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Category: Apprentiships, Apprentices, National Apprentice Week, apprenticeship, apprentice
Josh’s story: Power apprentice Josh Pavey, 20, from Basingstoke, describes his role with UK Power Networks Services, learning the skills that keep power supplies flowing to essential electricity infrastructure. Josh is nearly half way through his training and will be based in Aldershot. Tell us about your background? I went to Bishop Challoner Catholic Secondary School in Basingstoke then did A-levels at Queen Mary’s College. Initially I went to university but realised that it wasn’t right for me and I decided to apply for apprenticeships. Why did the apprenticeship interest you? An apprenticeship is a different way of learning. I like to be hands on with my learning so it made more sense to me. What will your job involve? I’m training to be an underground cable jointer. I had no idea what a ‘jointer’ was, it’s not a job many people know about.
Jointers work on mains electricity cables, the bigger electricity cables that bring electricity to your home or business to provide a reliable supply. We join cables together and connect them to electrical equipment, such as transformers. It is not work you often see because the cables are hidden underground. It’s a really important role because everyone uses electricity for everything from mobile phones, to TVs and lighting. Without us, the world couldn’t function. Best part of the job so far? There have been many good times but the best part of the job so far was when I passed my first training course and could work on the network.
It was nerve-racking working on a live cable for the first time but an important milestone. The best part of my training was our team-building week in the Lake District. It’s probably one of the best weeks I have ever had. I’m part way through the Duke of Edinburgh Gold scheme as part of my apprenticeship, which is really challenging and there’s a great sense of achievement doing that. Favourite part of the apprenticeship? We get a substantial amount of support with our apprenticeship and if we have any sort of problem there are people we can go to for help. People in the company talk to us as equals. It was surreal to me to get that treatment as an apprentice. What impact will new innovations such as electric vehicles, greener generation (such as solar and wind) and heat pumps will have on your job? These will all have a very positive impact on my job, and the planet. We have already started connecting numerous EV charging points for cars, which has been very interesting. In future, with technological advancements, I hope we can see solar and wind becoming more and more critical in supplying a vast amount of electricity.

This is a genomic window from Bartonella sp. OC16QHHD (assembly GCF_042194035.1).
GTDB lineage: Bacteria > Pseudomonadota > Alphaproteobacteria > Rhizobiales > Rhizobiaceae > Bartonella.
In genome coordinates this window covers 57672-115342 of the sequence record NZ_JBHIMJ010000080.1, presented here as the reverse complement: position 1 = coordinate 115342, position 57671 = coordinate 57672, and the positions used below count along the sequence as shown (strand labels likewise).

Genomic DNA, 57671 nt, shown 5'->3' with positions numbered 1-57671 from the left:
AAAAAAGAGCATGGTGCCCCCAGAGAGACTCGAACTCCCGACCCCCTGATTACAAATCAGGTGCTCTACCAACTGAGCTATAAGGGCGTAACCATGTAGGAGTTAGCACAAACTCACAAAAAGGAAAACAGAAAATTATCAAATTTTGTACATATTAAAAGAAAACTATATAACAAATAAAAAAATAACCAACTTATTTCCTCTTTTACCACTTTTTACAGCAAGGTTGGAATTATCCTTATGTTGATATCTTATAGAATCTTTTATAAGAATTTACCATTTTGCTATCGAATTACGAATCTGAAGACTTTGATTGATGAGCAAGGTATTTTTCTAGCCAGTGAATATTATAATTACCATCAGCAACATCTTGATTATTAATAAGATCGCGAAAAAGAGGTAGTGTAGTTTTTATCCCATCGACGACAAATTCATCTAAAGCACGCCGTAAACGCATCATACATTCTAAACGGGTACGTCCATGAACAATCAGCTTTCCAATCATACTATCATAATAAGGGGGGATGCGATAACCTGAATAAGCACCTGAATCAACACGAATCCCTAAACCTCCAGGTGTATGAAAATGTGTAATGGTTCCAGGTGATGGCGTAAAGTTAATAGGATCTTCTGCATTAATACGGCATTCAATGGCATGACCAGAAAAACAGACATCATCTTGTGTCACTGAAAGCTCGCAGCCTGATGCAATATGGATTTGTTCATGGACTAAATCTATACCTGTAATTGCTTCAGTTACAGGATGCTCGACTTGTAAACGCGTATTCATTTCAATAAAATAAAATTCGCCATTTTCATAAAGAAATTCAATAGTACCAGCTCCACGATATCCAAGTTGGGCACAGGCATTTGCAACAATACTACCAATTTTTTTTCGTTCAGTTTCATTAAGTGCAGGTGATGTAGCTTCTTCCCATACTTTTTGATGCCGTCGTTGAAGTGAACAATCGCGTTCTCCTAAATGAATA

These are all very important and the quicker they become reliable sources of electricity, the better for the country, and for the planet. Advice to others considering this apprenticeship? Just do it and if you are successful focus and work on it, because it’s so rewarding. Listen to what is asked of you and get your head down because it can be a job for life. It’s not school, it’s not college, it’s a job, so take it seriously, but don’t forget to enjoy yourself! Ends Picture caption:
Apprentice Josh Pavey, 20, from Basingstoke, who is half way through his training on the foundation apprenticeship programme at UK Power Networks Services.
UK Power Networks